Much to the tourists' relief, Jonny Sexton and Owen Farrell, the Lions' only specialist outside-halves, have been judged fit to play a part in proceedings at the Sydney Football Stadium. But Farrell still appeared to be struggling with his "dead" leg during kicking practice – a sign that the rigours of the tour are taking their toll. According to Gatland, the physicality levels are up on four years ago, when the Lions visited South Africa.

Robbie Deans' unexpected release of Horne and Dennis for this weekend's contest – the Wallaby coach has also made the prop Scot Sio and the flanker Peter Kimlin available to the Brumbies for the match in Canberra on Tuesday – is not designed to soften things up for the Lions. "It's a good opportunity for those players to have a run against us and go back into camp with a bit of information for the Wallabies as well," Gatland remarked with a wry smile.

 



Anxious Aussies hand out hats

The Aussies are trying to minimise the effect of the massed ranks of red-shirted Lions fans during the series – a strong contributing factor to the tourists' victory in Brisbane 12 years ago.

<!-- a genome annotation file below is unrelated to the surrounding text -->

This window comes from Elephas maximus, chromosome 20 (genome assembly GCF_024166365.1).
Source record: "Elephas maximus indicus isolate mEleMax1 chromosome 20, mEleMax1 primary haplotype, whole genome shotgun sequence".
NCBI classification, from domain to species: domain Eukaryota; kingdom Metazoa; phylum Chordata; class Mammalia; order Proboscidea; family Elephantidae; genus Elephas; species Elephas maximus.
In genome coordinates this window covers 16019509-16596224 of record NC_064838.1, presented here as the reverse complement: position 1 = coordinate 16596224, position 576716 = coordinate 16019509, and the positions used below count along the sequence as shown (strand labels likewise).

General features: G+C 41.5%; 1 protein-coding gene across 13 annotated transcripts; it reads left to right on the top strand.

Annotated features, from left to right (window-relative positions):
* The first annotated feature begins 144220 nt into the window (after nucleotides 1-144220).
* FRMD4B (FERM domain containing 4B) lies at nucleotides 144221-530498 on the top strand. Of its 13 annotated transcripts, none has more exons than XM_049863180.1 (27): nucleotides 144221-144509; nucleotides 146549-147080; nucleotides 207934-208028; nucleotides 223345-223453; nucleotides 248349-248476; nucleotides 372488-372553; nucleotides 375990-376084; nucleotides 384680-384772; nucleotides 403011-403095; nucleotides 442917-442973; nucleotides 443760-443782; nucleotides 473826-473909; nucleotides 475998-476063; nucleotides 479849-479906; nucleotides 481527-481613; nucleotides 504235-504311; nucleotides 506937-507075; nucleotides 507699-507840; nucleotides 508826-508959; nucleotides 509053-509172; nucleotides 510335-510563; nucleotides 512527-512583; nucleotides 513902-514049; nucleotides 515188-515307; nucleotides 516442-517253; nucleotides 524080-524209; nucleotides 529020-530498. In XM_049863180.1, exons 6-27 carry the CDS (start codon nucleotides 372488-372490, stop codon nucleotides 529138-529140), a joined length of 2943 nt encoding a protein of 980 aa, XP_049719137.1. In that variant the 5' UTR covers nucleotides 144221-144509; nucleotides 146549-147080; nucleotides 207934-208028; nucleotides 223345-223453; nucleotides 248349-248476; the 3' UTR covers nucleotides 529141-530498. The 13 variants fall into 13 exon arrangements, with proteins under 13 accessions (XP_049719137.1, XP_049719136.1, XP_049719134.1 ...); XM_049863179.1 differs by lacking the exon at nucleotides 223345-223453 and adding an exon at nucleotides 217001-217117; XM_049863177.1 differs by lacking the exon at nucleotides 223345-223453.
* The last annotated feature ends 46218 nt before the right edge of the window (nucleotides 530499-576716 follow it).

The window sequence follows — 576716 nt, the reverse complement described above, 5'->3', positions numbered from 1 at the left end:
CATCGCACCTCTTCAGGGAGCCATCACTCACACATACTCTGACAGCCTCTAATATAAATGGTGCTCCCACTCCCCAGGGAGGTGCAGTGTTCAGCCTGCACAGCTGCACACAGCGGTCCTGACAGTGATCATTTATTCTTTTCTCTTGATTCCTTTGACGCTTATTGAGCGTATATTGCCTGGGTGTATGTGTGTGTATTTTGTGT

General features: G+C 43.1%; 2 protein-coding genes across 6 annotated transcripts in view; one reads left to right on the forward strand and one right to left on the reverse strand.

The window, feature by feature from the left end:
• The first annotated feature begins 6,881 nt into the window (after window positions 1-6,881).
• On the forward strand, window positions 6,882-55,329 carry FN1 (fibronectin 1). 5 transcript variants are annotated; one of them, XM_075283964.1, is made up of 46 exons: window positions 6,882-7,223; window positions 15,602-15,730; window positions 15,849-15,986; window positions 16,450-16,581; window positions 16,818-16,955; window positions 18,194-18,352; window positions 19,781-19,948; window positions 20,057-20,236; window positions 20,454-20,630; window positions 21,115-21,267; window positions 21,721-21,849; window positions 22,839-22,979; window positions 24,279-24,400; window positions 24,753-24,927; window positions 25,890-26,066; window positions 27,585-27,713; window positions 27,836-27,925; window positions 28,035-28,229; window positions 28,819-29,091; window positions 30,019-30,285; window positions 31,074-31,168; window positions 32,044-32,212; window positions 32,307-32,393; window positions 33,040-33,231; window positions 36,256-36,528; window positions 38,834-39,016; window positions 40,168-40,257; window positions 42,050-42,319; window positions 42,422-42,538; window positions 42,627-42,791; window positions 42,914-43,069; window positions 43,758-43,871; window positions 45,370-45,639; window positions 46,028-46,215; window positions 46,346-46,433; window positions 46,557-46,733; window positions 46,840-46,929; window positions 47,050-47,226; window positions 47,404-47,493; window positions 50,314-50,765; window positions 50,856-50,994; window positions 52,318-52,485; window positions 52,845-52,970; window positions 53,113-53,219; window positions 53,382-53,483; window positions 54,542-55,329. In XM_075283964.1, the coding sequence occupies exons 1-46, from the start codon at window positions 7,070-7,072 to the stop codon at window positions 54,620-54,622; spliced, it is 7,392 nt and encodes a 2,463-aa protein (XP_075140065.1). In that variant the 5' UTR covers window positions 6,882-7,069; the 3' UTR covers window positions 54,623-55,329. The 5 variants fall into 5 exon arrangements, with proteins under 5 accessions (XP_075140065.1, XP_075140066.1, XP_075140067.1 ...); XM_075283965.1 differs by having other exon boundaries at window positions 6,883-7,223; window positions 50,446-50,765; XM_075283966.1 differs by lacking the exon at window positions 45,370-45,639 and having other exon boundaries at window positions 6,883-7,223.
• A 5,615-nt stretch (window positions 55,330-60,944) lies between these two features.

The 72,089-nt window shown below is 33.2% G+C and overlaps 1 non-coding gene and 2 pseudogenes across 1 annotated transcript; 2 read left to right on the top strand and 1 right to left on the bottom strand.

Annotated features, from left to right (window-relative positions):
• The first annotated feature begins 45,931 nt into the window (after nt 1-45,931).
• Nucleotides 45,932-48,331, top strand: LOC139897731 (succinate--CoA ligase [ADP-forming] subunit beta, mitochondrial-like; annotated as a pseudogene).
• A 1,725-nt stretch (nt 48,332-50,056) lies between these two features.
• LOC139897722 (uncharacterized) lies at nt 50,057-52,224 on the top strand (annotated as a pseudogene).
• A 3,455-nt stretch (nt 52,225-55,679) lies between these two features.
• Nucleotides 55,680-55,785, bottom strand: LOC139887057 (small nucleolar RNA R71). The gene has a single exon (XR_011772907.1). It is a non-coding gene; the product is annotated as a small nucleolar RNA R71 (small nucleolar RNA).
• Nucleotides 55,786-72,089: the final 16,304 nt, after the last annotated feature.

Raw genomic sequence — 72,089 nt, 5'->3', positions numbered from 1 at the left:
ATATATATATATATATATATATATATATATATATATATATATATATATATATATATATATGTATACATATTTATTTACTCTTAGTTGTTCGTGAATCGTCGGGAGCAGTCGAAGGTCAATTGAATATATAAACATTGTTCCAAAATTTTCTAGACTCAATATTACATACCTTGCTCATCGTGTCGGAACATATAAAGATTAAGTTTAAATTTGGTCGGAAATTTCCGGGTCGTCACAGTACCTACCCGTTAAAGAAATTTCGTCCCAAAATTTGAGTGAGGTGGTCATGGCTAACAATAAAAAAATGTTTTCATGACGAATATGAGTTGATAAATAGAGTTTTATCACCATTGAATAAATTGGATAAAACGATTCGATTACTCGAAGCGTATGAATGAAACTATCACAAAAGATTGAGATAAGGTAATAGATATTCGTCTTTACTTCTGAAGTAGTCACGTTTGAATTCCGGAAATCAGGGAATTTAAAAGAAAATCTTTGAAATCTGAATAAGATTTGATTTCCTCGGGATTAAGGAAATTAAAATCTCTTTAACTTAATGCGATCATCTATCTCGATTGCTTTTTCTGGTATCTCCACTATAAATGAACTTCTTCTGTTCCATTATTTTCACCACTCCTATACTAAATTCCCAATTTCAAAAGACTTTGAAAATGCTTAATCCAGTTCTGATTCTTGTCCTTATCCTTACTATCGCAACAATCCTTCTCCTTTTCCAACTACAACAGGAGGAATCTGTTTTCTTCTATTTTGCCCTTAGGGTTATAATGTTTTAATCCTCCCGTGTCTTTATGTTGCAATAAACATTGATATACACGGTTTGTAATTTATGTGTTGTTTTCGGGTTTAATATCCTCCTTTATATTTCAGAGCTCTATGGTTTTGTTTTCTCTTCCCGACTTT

This time, thousands of gold- coloured safari hats, known as "lion-hunting pith helmets", will be handed out to the home crowd. "We were caught unawares in 2001, when the 'sea of red' was a dominant feature in the Gabba Test," admitted Bill Pulver, the CEO of the Australian Rugby Union. "The Wallabies felt like they were playing away and we don't want a repeat of that in 2013." It seems Gatland and company are not the only ones in "squeaky bum" territory.

News
peopleFrankie Boyle responds to referendum result in characteristically offensive style
News
news
Life and Style
Couples have been having sex less in 2014, according to a new survey
life
New Articles
i100... with this review
PROMOTED VIDEO
Have you tried new the Independent Digital Edition apps?
Voices